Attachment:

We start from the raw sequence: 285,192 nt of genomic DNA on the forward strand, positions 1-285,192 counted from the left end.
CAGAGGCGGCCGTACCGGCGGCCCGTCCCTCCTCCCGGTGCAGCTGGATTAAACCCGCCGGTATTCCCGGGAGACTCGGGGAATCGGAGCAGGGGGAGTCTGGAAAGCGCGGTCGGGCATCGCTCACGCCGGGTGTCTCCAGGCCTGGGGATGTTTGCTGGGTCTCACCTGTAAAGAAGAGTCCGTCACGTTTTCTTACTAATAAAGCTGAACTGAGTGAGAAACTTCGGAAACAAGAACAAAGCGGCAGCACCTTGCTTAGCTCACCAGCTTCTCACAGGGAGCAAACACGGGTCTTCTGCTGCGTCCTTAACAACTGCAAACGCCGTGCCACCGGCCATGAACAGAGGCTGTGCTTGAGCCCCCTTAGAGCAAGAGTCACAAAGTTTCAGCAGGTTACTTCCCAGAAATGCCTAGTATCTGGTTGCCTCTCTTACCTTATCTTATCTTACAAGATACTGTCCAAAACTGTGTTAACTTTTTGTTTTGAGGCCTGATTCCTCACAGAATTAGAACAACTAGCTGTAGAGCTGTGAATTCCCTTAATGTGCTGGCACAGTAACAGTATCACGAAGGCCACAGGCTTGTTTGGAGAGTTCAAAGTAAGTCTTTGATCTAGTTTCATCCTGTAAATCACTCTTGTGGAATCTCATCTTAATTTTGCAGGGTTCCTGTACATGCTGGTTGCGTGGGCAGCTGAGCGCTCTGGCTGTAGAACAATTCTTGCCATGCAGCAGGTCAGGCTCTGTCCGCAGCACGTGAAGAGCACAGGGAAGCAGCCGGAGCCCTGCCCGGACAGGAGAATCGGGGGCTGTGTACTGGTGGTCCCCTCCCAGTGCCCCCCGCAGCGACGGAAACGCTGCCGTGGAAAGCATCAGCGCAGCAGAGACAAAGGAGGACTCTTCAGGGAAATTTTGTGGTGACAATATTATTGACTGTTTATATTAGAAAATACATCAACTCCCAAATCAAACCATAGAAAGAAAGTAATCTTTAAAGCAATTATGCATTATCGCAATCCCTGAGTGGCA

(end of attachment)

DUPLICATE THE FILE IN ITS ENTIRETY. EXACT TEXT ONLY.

We start from the raw sequence: 285,192 nt of genomic DNA on the forward strand, positions 1-285,192 counted from the left end.
CAGAGGCGGCCGTACCGGCGGCCCGTCCCTCCTCCCGGTGCAGCTGGATTAAACCCGCCGGTATTCCCGGGAGACTCGGGGAATCGGAGCAGGGGGAGTCTGGAAAGCGCGGTCGGGCATCGCTCACGCCGGGTGTCTCCAGGCCTGGGGATGTTTGCTGGGTCTCACCTGTAAAGAAGAGTCCGTCACGTTTTCTTACTAATAAAGCTGAACTGAGTGAGAAACTTCGGAAACAAGAACAAAGCGGCAGCACCTTGCTTAGCTCACCAGCTTCTCACAGGGAGCAAACACGGGTCTTCTGCTGCGTCCTTAACAACTGCAAACGCCGTGCCACCGGCCATGAACAGAGGCTGTGCTTGAGCCCCCTTAGAGCAAGAGTCACAAAGTTTCAGCAGGTTACTTCCCAGAAATGCCTAGTATCTGGTTGCCTCTCTTACCTTATCTTATCTTACAAGATACTGTCCAAAACTGTGTTAACTTTTTGTTTTGAGGCCTGATTCCTCACAGAATTAGAACAACTAGCTGTAGAGCTGTGAATTCCCTTAATGTGCTGGCACAGTAACAGTATCACGAAGGCCACAGGCTTGTTTGGAGAGTTCAAAGTAAGTCTTTGATCTAGTTTCATCCTGTAAATCACTCTTGTGGAATCTCATCTTAATTTTGCAGGGTTCCTGTACATGCTGGTTGCGTGGGCAGCTGAGCGCTCTGGCTGTAGAACAATTCTTGCCATGCAGCAGGTCAGGCTCTGTCCGCAGCACGTGAAGAGCACAGGGAAGCAGCCGGAGCCCTGCCCGGACAGGAGAATCGGGGGCTGTGTACTGGTGGTCCCCTCCCAGTGCCCCCCGCAGCGACGGAAACGCTGCCGTGGAAAGCATCAGCGCAGCAGAGACAAAGGAGGACTCTTCAGGGAAATTTTGTGGTGACAATATTATTGACTGTTTATATTAGAAAATACATCAACTCCCAAATCAAACCATAGAAAGAAAGTAATCTTTAAAGCAATTATGCATTATCGCAATCCCTGAGTGGCA